European Central Bank Says “Stablecoin” Term Is Misleading
As the European Central Bank prepares plans for a digital Euro, they have also issued a warning about the nature of so-called stablecoins.
The ECB released a report that laid out the possibilities of a digital Euro and what it could mean for the European economy. While the report describes positive impacts from digitization, the ECB is critical of some aspects of the cryptocurrency industry.
The central bank says that the term “stablecoin” does not accurately describe how the asset is actually backed.
“As regulatory principles are established and approaches are defined, the term ‘stablecoin’ should be replaced by a choice of terminology to shift the emphasis away from the issuer’s promise of stability.”
The ECB is basically warning that while billed as an asset that won’t fluctuate in price, there is no guarantee anyone’s funds will be insured. Instead, the bank recommends more descriptive names. These stablecoins should be categorized into several groups based on what they are backed by. For example, collateralized stablecoins should be named differently than algorithmic stablecoins according to the ECB.
The discussion of stablecoins comes during a time when digital versions of fiat money are on the brink of becoming popular political stances all over the world. But governments are still trying to hash out the way to provide the advantages of cryptocurrency and still have the stability that fiat currencies offer and the protections of the traditional banking system.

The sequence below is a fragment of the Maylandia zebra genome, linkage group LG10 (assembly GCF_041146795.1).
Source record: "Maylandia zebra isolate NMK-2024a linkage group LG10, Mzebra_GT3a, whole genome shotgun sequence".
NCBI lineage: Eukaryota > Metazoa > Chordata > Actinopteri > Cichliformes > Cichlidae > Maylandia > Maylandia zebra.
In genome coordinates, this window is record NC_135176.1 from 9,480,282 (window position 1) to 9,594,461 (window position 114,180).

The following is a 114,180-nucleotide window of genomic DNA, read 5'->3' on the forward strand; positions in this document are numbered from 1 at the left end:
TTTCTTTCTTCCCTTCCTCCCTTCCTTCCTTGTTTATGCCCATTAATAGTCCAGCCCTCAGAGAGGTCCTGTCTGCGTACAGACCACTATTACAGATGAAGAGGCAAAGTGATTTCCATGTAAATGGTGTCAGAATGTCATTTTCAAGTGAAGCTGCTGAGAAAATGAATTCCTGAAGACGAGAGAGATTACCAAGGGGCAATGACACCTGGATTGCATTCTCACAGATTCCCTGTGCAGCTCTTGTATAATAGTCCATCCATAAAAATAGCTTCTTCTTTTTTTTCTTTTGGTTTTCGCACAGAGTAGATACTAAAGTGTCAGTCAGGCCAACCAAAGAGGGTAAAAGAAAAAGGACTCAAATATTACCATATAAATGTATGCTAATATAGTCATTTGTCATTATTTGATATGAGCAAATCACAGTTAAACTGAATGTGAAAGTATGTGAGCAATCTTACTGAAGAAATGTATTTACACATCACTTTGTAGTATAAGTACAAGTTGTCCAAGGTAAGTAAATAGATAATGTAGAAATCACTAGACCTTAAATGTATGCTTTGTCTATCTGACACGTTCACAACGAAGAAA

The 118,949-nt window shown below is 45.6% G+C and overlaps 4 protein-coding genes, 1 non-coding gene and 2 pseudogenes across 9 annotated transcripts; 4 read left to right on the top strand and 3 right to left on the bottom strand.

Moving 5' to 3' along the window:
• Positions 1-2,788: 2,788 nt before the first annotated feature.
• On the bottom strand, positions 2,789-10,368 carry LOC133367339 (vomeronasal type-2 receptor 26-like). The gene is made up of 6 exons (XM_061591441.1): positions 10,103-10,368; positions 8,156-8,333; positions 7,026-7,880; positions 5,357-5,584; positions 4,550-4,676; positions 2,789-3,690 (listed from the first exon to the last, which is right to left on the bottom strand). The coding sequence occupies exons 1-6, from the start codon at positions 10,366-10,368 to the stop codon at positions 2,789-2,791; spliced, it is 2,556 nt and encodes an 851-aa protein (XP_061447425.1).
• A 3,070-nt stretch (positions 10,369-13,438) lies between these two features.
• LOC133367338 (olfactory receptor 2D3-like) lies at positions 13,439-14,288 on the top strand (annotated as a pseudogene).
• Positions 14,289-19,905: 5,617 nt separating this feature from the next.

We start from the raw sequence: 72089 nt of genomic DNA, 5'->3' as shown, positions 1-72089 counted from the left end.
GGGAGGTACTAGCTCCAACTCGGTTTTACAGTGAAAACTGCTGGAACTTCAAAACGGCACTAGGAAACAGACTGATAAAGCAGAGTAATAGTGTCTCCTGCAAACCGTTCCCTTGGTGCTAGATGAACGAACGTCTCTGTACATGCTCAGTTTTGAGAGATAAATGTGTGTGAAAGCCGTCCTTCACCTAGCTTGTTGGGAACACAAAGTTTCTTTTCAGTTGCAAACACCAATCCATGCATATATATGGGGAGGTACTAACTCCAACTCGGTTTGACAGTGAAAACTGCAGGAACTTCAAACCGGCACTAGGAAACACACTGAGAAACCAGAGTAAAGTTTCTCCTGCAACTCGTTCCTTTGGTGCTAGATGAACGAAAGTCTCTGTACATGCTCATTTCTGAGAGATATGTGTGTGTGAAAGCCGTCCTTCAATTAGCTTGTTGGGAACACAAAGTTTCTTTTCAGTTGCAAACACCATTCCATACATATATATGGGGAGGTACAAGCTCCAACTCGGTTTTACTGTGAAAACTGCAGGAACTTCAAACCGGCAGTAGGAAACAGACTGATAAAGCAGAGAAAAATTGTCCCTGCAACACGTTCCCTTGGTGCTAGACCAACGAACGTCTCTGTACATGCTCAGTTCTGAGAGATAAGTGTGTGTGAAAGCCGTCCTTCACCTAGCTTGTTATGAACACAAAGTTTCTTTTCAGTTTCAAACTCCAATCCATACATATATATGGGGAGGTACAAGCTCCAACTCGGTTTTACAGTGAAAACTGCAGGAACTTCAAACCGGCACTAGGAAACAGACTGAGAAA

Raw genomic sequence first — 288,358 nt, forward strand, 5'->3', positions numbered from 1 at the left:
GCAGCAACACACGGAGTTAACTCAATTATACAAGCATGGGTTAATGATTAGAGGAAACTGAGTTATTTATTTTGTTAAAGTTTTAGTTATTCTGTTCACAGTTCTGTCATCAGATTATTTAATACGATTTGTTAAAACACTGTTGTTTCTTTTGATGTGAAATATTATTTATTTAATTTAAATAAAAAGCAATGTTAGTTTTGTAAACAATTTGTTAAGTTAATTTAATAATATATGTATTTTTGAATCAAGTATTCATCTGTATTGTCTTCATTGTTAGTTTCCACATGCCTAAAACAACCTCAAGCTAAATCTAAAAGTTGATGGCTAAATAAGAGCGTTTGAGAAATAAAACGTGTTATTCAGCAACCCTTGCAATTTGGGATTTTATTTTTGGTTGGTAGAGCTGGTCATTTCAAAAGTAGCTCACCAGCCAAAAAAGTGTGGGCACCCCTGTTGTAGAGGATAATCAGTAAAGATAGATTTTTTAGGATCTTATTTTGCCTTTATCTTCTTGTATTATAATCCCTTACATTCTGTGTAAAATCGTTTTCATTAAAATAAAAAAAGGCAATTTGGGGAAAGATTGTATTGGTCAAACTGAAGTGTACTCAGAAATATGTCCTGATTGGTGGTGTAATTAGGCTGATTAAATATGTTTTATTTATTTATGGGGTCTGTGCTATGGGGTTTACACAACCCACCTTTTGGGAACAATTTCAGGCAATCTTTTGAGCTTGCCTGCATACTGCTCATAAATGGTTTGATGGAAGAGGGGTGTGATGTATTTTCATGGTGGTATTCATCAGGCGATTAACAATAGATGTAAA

Christine Lagarde, President of the ECB thinks that issuing a digital Euro will bring a lot of advantages to the EU. She says the move will “increase our autonomy and ensure that Europe is better protected in the world of tomorrow. As legislators, you have a crucial role to play in designing policies that can revitalise our economies.”
Just days ago, the move to digital currencies was called the new “battlefield between nations” by the Chinese government. China would have a head start on the rest of the world, but others may have to follow suit. Clearly, countries around the world are seriously considering if digital currencies will soon be a necessity.